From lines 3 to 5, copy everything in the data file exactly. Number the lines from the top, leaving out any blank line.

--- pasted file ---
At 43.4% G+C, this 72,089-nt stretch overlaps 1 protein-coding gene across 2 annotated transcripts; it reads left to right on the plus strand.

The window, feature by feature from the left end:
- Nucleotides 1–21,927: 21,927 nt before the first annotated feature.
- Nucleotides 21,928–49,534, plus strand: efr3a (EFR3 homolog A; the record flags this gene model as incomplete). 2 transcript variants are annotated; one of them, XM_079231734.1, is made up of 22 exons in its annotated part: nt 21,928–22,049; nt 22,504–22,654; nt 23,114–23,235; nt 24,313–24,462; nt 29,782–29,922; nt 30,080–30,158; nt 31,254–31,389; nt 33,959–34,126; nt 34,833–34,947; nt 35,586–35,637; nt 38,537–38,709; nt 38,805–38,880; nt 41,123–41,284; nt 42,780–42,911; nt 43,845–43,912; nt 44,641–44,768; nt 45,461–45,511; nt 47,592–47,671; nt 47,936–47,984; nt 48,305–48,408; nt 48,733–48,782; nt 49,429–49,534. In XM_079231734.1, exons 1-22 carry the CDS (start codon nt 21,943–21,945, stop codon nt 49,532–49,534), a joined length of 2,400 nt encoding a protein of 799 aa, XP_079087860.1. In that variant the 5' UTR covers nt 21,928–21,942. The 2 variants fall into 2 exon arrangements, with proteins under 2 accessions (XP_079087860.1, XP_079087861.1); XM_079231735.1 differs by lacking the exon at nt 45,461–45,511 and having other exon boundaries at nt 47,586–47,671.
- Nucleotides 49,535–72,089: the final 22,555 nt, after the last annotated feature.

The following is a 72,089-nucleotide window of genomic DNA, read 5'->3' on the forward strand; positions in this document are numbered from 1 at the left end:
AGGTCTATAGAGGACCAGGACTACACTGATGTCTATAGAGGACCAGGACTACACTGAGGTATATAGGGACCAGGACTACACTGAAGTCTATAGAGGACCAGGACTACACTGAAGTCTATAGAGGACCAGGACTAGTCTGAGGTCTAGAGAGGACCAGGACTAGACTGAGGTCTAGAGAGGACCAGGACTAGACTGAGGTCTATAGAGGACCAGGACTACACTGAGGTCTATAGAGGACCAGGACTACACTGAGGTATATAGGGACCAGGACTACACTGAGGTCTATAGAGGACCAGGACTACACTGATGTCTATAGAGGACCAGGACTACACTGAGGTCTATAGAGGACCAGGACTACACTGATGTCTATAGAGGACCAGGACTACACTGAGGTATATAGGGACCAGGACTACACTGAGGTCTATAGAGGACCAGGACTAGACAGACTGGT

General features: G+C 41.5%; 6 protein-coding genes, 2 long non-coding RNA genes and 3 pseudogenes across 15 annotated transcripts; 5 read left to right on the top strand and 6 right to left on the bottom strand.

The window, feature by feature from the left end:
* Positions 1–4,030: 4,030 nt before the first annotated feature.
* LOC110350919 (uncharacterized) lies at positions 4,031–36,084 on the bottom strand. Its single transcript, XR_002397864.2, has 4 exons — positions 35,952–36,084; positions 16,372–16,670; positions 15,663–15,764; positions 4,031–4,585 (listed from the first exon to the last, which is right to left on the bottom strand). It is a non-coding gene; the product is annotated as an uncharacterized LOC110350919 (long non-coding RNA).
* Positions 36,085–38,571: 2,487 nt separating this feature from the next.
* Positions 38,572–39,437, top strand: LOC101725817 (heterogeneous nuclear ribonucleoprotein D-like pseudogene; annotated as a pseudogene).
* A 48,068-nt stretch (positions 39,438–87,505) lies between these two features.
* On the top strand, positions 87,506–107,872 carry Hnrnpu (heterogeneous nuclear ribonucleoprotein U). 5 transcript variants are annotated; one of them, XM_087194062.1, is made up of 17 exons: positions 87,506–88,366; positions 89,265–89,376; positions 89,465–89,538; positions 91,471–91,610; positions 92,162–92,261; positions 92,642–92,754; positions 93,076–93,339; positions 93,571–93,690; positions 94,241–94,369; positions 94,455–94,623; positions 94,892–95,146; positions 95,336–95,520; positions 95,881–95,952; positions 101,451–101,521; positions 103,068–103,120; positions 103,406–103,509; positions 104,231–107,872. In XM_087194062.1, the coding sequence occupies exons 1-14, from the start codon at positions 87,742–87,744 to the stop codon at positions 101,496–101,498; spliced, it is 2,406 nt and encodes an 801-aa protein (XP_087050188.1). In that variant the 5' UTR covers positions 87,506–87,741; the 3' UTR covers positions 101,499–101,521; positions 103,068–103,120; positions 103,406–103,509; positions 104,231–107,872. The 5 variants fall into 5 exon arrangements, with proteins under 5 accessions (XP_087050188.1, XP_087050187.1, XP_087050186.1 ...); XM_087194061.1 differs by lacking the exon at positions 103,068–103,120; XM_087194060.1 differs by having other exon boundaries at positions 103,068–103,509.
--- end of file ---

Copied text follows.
- Nucleotides 1–21,927: 21,927 nt before the first annotated feature.
- Nucleotides 21,928–49,534, plus strand: efr3a (EFR3 homolog A; the record flags this gene model as incomplete). 2 transcript variants are annotated; one of them, XM_079231734.1, is made up of 22 exons in its annotated part: nt 21,928–22,049; nt 22,504–22,654; nt 23,114–23,235; nt 24,313–24,462; nt 29,782–29,922; nt 30,080–30,158; nt 31,254–31,389; nt 33,959–34,126; nt 34,833–34,947; nt 35,586–35,637; nt 38,537–38,709; nt 38,805–38,880; nt 41,123–41,284; nt 42,780–42,911; nt 43,845–43,912; nt 44,641–44,768; nt 45,461–45,511; nt 47,592–47,671; nt 47,936–47,984; nt 48,305–48,408; nt 48,733–48,782; nt 49,429–49,534. In XM_079231734.1, exons 1-22 carry the CDS (start codon nt 21,943–21,945, stop codon nt 49,532–49,534), a joined length of 2,400 nt encoding a protein of 799 aa, XP_079087860.1. In that variant the 5' UTR covers nt 21,928–21,942. The 2 variants fall into 2 exon arrangements, with proteins under 2 accessions (XP_079087860.1, XP_079087861.1); XM_079231735.1 differs by lacking the exon at nt 45,461–45,511 and having other exon boundaries at nt 47,586–47,671.
- Nucleotides 49,535–72,089: the final 22,555 nt, after the last annotated feature.